The Dalai Lama's Advice on Depression
Inner peace is a gift -- nurtured through meditation, empathy, and compassion.
Learning to Be Compassionate
A secularized version of the practice called compassion training is a step-by-step method for developing compassion. It is being used in Emory's research studies to examine the health benefits of meditation and compassion, says Geshe Lobsang.
At its essence, compassion requires that we develop a sense of connectedness to others, which will give us empathy for them, he explains. "If we are genuinely able to feel empathy for others, then compassion is the natural outcome."
In compassion training, students focus on developing that sense of deep connection with all beings, he says. "We develop a way of seeing how others are kind to us, even if it's unintentional kindness. Whether they intended to be kind to us or not, we can choose to perceive it as kindness."
Compassion Training Transforms the Mind
Using MRI brain scans, scientists have begun tracking the effects of compassion training.
"We are finding that we can transform the brain by changing the mind," says Richard J. Davidson, PhD, director of the Laboratory for Affective Neuroscience and the Keck Laboratory for Functional Brain Imaging and Behavior at the University of Wisconsin at Madison. The brain region related to compassion, the insula, "is quite special," he explains. "It is the only brain area that monitors the body and provides the brain with information on what is going on in the body. It sends signals to the body that might change during emotional distress."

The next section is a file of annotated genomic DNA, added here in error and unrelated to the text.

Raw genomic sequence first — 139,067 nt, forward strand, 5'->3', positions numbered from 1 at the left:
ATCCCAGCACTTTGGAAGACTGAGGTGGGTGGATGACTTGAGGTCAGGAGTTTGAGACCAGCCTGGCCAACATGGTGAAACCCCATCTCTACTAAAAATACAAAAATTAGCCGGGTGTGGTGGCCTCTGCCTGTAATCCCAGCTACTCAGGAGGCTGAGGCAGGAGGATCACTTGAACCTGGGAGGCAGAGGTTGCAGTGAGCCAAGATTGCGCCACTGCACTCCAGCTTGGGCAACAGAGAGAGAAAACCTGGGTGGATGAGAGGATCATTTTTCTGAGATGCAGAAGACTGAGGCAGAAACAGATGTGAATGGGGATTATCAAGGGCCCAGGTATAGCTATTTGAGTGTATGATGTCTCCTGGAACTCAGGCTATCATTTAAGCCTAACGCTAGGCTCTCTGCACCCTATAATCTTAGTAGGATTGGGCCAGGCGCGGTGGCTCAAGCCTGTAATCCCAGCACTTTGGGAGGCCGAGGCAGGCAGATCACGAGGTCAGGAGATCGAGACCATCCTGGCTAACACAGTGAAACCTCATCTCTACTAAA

Compassion training can generate a state in which loving and compassion envelops the whole brain, he says. When people meditate on compassion, the signals to the insula and other brain regions involved in empathy and understanding are changed. The change is more dramatic among advanced practitioners, compared with novice practitioners, he adds.
His studies have shown that with even a little compassion training, people can reap a physical benefit.
Volunteers who received compassion training online -- and practiced it for 30 minutes a day for two weeks -- showed significantly greater propensity to want to help people who were suffering. They also reported a higher level of well-being, confidence, and positive feelings. MRI brain scans of these volunteers showed greater activation in the insula, Davidson reports.
Raison has studied the effects of compassion training in Emory freshmen -- examining the body's stress response system, specifically inflammation that links stress with depression. These same inflammatory processes are risk factors for other diseases including heart disease, stroke, diabetes, cancer, and Alzheimer's disease.
In one of his studies, freshmen who got six weeks of compassion training had less physiological stress response in a test -- heart rates, blood pressure, stress hormone levels, and other stress-related markers -- compared with students who participated in a discussion group instead.
Not only that, students in the "compassion group" who actually practiced the meditation -- rather than just taking the training classes -- fared the best in the stress test. They had the least stress reaction, he reports.
"They came in the door a little different than the other kids who didn't practice it," Raison says. "These types of meditations help people reduce their reaction to stress."